The will is especially interesting in at least three regards. First, the widow Nancy sold to James White, on February 22, 1835 for $20 the 40 acre tract on the north fork of the Holston River that was devised by will from her late husband.45 She sold the land where they lived on the same day that Daniel made his will! Not only did she sell her inheritance prior to Daniel's death, but she was devised only a life interest in the property. The house and land were to have been given to Nancy Pepin after the widow's death. Second, Daniel apparently sold a 100 acre tract to his son, Thomas. However, no record of that sale to Thomas nor to any subsequent sale by Thomas has been found. Also interesting is the fact that no other documents were filed with the County Court concerning the administration of the estate in spite of the fact that Daniel's estate was credited with paying the property taxes on 146 acres through at least 1850. And third, who was Nancy Pepin and what became of her? In order to inherit real estate, she must have been an adult when Daniel wrote his will. On October 19, 1849, William Pippen, Sarah Pippen, Joseph Pippen, Daniel R. Pippen, and Margaret Pippen all of Washington County, sold to Ota H. Ward for $20 the lands devised by Daniel Riley to their mother Nancy Pippen also her interest in the lands she inherited from her father Joseph Pendleton.46 No further records have been found that shed any light on the identity of Nancy's husband nor the death of her parents.
Susannah Riley was the sole heir of John Woods, who died in Russell County in 1847.47 She received a bay mare, 2 horses, 10 sheep, and all of his worldly possessions. Witnesses to the will were John Wallis, Isaac Griffin, and Richard Jackson. He was likely the same John Wood who purchased land from John Riley in 1802. John Woods, aged 70 to 80, was enumerated in the 1840 Census of Russell County with one female also aged 70 to 80. Could Susannah have been living with John Woods in 1840? He was likely somehow related to the Riley's, possibly Susannah's brother-in-law. It is frustrating that the extant records do not reveal more. Neither Susan nor her two sons have been found in the 1840 Census in Virginia. Nor has Susan been found in the 1850 Census anywhere.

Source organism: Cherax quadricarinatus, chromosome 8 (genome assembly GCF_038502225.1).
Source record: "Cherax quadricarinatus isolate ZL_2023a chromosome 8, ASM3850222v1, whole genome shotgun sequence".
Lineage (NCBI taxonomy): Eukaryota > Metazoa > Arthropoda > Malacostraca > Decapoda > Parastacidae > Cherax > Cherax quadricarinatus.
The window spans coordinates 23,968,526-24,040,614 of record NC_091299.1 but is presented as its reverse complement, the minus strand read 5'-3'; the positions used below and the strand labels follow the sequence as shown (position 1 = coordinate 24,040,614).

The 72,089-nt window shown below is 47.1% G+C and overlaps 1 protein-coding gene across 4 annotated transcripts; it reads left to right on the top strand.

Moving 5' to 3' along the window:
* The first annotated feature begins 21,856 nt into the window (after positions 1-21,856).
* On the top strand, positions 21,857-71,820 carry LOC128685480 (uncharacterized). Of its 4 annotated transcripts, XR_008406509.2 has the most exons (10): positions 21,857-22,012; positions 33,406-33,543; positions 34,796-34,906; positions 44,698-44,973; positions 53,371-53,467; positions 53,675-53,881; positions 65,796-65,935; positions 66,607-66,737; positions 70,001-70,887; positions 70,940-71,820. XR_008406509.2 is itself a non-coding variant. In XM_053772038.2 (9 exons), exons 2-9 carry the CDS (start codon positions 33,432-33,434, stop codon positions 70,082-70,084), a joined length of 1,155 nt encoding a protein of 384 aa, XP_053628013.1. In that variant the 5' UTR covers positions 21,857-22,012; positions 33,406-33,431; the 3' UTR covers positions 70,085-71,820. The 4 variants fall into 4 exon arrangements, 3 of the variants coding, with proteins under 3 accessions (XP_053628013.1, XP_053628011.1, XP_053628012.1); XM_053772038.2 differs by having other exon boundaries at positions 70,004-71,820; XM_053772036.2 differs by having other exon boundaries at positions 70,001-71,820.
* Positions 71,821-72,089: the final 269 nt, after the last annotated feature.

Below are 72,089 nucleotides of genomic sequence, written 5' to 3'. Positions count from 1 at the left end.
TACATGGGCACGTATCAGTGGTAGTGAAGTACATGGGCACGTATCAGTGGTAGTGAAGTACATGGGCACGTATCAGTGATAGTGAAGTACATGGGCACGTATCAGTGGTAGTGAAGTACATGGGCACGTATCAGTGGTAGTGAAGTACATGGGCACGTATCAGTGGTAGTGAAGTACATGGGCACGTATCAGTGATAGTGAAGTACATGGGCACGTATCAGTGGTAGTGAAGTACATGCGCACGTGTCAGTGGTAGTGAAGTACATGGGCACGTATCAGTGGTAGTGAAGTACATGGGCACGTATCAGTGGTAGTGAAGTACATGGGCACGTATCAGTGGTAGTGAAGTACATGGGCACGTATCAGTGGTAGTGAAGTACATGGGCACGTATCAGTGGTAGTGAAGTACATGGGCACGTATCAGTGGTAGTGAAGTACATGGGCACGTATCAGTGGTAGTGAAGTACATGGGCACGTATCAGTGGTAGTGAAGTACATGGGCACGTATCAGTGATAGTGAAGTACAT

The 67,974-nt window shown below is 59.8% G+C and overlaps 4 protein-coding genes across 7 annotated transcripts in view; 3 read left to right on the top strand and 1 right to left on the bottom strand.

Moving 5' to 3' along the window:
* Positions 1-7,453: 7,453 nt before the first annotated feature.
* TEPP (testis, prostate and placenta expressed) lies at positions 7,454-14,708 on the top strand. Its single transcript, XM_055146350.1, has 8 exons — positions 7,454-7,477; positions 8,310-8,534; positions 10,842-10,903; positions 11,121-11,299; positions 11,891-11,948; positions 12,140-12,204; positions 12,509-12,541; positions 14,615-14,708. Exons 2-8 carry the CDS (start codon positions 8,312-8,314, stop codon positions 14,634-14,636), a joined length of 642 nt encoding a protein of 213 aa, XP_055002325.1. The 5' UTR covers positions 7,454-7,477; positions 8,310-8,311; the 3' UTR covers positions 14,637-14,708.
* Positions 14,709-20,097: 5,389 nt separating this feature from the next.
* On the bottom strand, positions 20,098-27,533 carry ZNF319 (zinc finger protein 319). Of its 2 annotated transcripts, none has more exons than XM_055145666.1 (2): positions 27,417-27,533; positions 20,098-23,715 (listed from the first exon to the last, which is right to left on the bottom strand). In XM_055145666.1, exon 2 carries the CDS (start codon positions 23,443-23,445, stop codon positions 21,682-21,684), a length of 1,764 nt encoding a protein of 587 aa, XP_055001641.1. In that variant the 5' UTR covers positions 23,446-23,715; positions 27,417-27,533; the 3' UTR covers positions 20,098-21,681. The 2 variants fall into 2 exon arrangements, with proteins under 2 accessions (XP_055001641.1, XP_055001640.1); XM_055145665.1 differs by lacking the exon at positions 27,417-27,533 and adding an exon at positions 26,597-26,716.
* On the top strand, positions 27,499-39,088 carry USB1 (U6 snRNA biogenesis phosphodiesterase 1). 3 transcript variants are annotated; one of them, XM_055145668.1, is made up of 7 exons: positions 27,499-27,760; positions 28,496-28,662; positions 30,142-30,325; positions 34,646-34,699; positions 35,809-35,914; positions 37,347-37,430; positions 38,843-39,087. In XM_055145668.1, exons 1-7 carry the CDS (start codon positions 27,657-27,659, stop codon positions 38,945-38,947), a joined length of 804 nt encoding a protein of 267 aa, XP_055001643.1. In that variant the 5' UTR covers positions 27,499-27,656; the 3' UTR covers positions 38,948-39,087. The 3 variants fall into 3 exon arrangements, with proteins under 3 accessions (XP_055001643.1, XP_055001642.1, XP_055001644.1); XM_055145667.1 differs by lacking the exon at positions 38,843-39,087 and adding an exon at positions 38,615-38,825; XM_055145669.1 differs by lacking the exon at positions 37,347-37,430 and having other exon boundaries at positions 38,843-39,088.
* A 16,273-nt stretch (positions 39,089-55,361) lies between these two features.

According to Russell County Death Records, Susan Riley died of pneumonia on October 10, 1853, aged 80 years.48 She was buried in the old Riley family cemetery located just west of Honaker. Her tombstone indicates that Susan Riley, wife of Daniel Riley, died October 7, 1853, aged 75 years. After her death, the Russell County Court certified that she was the widow of Daniel Riley.49 Thomas J. and Jackson Riley were the only heirs of Susannah Riley. And, the Court further certified that Susan Riley died on October 7, 1853, that her maiden name was Jackson, and that Daniel had died on March 5, 1837.50 Thomas J. Riley produced the family bible in Court and filed the following declaration in order to obtain the pension benefits in right of his mother.51
"I Thomas J. Rylie heir at law of Susan, widow of Daniel Rylie dec, a pensioner of the United States, do upon oath testify & declare that my father, Daniel Rylie, was a pensioner of the United States at the rate, as I am informed, of Eighty dollars a year. that he died in the County of Washington, as well as I can remember in March 1838. that his widow (my mother) died the 7dth of October 1853 in the County of Russell, she having survived her husband, Daniel Rylie. that said Susan never claimed or received pension in right of her said husband. that the said Daniel & Susan were married in Russell County on the 18th day of March 1807. that Thomas J. Rylie claims pension in right of his mother, Susan, under the Act of Congress passed in 1836. that the said claim for pension has not been transfered in any manner whatsoever."
Thos J Rylie